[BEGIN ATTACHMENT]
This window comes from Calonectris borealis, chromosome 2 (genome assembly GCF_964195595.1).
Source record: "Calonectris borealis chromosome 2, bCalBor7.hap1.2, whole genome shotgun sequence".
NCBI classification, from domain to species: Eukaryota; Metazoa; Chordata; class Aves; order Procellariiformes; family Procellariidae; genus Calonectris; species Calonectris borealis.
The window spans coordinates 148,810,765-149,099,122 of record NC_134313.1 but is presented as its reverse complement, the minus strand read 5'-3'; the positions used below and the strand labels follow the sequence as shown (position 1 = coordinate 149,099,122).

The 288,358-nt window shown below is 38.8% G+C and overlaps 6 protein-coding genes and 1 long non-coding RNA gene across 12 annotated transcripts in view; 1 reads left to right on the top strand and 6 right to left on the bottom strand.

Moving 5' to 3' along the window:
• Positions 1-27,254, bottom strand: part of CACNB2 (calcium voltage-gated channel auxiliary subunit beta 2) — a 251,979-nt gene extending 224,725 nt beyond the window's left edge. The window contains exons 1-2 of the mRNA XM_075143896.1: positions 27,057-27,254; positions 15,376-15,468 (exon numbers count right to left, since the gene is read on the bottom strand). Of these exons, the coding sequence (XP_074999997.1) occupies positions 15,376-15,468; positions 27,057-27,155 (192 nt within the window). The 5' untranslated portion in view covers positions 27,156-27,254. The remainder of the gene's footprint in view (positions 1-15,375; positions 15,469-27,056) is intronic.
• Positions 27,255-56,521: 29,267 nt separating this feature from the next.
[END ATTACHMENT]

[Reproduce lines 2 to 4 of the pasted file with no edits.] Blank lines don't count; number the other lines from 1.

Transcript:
Source record: "Calonectris borealis chromosome 2, bCalBor7.hap1.2, whole genome shotgun sequence".
NCBI classification, from domain to species: Eukaryota; Metazoa; Chordata; class Aves; order Procellariiformes; family Procellariidae; genus Calonectris; species Calonectris borealis.
The window spans coordinates 148,810,765-149,099,122 of record NC_134313.1 but is presented as its reverse complement, the minus strand read 5'-3'; the positions used below and the strand labels follow the sequence as shown (position 1 = coordinate 149,099,122).